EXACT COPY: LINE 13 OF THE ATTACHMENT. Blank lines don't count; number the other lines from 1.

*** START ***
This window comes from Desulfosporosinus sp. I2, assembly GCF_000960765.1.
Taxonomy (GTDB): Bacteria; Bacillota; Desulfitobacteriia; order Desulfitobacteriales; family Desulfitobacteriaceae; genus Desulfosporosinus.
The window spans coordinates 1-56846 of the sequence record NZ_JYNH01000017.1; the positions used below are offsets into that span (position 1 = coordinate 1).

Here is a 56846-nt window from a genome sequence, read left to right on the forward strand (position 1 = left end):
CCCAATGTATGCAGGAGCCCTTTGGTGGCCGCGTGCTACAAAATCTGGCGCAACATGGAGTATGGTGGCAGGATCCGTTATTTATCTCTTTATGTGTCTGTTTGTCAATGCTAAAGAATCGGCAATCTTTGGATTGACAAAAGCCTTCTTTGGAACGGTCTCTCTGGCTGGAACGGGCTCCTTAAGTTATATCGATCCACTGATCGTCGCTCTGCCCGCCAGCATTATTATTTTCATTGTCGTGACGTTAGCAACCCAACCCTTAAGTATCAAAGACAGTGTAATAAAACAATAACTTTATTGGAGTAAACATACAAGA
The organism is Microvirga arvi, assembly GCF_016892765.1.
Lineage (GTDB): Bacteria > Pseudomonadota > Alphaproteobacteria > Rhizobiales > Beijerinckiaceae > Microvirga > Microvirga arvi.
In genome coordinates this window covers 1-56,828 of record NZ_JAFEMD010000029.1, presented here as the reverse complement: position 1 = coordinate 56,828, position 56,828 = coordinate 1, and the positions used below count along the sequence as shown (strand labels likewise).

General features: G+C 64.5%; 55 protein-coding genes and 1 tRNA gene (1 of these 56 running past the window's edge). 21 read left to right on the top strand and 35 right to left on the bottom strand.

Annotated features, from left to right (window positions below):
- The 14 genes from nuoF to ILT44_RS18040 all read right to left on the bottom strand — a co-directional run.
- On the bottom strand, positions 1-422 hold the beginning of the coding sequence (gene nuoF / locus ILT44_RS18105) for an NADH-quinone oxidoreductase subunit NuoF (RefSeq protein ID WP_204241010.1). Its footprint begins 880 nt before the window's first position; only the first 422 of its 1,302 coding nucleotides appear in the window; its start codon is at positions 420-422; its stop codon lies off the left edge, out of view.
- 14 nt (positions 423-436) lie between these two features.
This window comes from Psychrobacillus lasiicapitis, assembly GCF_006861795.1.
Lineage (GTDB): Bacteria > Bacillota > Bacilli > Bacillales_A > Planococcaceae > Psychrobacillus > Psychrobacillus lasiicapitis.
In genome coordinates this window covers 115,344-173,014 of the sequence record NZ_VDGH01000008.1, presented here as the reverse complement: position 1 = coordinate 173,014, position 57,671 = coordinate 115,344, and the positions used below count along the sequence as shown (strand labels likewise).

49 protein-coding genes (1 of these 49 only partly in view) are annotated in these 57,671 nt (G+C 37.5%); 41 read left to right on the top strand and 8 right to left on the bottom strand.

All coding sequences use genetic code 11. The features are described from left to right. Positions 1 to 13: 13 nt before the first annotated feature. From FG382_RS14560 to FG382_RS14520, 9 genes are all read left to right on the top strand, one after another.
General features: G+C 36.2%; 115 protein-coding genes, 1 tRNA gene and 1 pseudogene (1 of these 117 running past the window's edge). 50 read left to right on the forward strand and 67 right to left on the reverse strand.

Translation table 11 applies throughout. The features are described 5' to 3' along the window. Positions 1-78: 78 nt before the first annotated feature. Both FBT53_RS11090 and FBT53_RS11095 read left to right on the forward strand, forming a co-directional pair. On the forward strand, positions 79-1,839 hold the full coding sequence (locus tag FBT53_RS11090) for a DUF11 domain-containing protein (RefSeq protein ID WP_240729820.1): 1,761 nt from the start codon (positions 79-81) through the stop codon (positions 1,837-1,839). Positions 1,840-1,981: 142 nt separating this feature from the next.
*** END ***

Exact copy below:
- 14 nt (positions 423-436) lie between these two features.